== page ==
In this article Jonathan Green explains different ways to image the lunar eclipse, with a variety of equipment.
The simplest way to photograph an eclipse is to use the Wide Angle technique. Any kind of camera can be used as long as it's capable of shooting long exposures of 5 seconds or more. If the camera accepts a cable release, this will help eliminate any vibrations that can blur your photo. Alternatively, you could use the camera's self timer to minimize vibrations.
With long exposures, it's best to attach the camera to a solid tripod (an Astronz tripod would do the trick ). With a DSLR use a focal length in the range of 18mm to 35mm. With a point and shoot camera, try setting the zoom at wide angle (shortest focal length).
The Moon appears quite small in a wide angle photo, so the idea behind this kind of picture is to capture the eclipse with an interesting foreground. It could be a building, a tower, a tree or even the horizon. This gives the photo some context by showing the eclipsed Moon in a familiar environment.
Watching and photographing an eclipse of the Moon is a relaxing activity since it progresses at a leisurely pace. The eclipse begins as a small notch slowly appears along one edge of the Moon. During the next hour, the Moon gradually dips deeper into Earth's dark shadow. The last remaining minutes of the partial phases can be quite dramatic and beautiful. The crescent of the Moon grows thinner as darkness propagates through a night sky now deprived of moonlight. If you're away from city lights, the Milky Way becomes bright and beautiful as the total phase begins. It's a remarkable sight.
An ISO setting of 400-800 is a good choice. If your camera has a manual exposure mode, set the lens to its widest aperture (smallest numeric f/number) and use a range of exposures from 5 seconds to 30 seconds (eg, 5, 10, 20 and 30 seconds). Exposures longer than this will start to trail or streak because of Earth's rotation on its axis. A major advantage of digital cameras is that you can check your exposures to see which shutter speeds work best for your setup.
A variation on the Wide Angle technique is to use very long exposures of a minute or more. This allows the Moon to slowly drift across the camera field of view as the Earth rotates. The Moon trail technique can be done with the same kind of camera and lens used for Wide Angle photos.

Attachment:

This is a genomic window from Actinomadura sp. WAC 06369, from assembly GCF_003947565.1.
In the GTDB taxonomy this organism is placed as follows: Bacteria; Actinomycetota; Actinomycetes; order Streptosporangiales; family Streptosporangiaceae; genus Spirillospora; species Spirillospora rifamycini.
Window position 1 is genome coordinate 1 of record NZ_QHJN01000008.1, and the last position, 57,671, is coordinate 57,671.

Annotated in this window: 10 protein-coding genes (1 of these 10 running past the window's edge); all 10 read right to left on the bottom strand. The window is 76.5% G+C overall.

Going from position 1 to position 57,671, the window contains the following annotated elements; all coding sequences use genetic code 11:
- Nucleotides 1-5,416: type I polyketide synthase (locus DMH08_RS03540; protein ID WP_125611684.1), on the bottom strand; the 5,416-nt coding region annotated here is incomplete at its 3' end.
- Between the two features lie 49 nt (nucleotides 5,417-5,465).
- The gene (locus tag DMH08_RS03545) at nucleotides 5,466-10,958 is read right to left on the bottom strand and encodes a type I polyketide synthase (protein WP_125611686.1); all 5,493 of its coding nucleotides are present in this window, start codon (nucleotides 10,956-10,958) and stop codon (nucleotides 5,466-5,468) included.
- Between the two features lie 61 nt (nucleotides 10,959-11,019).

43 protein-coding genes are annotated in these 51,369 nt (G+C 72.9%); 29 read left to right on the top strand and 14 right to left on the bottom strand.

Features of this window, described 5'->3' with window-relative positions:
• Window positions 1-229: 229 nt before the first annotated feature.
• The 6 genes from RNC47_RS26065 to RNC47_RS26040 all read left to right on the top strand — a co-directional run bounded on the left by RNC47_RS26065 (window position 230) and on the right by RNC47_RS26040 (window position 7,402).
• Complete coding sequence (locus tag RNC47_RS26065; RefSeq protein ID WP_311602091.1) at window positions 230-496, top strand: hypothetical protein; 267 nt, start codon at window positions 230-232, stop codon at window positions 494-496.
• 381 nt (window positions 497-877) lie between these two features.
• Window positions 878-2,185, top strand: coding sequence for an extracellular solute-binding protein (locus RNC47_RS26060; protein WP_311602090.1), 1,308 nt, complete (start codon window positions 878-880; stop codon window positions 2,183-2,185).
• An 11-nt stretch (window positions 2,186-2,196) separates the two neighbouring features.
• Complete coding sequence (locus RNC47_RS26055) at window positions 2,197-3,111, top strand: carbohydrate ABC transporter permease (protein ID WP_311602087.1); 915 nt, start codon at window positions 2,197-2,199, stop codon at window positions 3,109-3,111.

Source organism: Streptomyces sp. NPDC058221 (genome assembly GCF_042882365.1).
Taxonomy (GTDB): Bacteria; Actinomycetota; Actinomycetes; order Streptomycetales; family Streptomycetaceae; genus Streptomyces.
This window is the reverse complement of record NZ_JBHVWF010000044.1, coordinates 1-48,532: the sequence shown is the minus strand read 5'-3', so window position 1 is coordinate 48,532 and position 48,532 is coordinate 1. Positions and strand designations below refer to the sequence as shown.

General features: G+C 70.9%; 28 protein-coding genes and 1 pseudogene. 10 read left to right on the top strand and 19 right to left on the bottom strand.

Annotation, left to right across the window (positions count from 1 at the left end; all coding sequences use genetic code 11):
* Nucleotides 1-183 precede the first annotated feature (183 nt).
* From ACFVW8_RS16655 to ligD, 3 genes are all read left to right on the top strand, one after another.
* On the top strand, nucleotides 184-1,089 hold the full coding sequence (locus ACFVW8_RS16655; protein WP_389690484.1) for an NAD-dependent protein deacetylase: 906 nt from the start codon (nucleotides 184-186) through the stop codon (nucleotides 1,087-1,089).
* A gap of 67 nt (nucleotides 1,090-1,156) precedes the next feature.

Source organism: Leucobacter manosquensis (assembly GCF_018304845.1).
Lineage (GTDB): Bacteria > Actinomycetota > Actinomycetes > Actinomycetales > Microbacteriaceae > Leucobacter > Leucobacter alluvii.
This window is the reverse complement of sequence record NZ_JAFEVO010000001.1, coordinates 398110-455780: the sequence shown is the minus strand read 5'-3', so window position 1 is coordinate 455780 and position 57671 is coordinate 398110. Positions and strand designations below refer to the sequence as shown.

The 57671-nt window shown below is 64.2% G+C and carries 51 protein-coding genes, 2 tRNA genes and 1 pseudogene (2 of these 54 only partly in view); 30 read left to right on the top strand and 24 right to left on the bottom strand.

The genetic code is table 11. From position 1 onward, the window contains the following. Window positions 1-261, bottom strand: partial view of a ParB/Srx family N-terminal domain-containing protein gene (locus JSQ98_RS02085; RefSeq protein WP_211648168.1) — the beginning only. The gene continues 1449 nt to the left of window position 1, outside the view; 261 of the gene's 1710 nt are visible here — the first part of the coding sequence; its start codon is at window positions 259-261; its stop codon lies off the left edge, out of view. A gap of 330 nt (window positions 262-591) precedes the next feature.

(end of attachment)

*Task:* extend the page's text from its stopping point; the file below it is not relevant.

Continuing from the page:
In this case, a tripod and a cable release are a must, and your camera also needs to have a manual bulb setting so that you can lock the shutter open. Choose a moderate ISO speed (ISO 200 or 400), and an aperture of f/8 or f/11. As the eclipse begins, place the Moon's image in one corner of your camera's viewfinder. Your camera should be oriented so that the Moon's image will move across the camera's field during a series of long exposures (1-2 minute exposures are best, again experimentation is key to finding the exposure that best suits your equipment, make sure your are not overexposing by taking test images before the eclipse starts ). The motion you will capture is caused by Earth's rotation on its axis. You can figure out the approximate orientation by trying it out on the Moon one or two nights before the eclipse. Just remember that the Moon rises about 50 minutes later each night.
To record all the partial and total phases of a lunar eclipse in one frame, you need to know the field of view of your camera lens as well as the the duration of the eclipse. The Moon appears to move across the sky at a rate of 15° per hour - its own diameter every two minutes. When done correctly it should take the Moon about two to three hours to traverse your field of view, so try to orient your camera so that the Moon moves in the correct direction.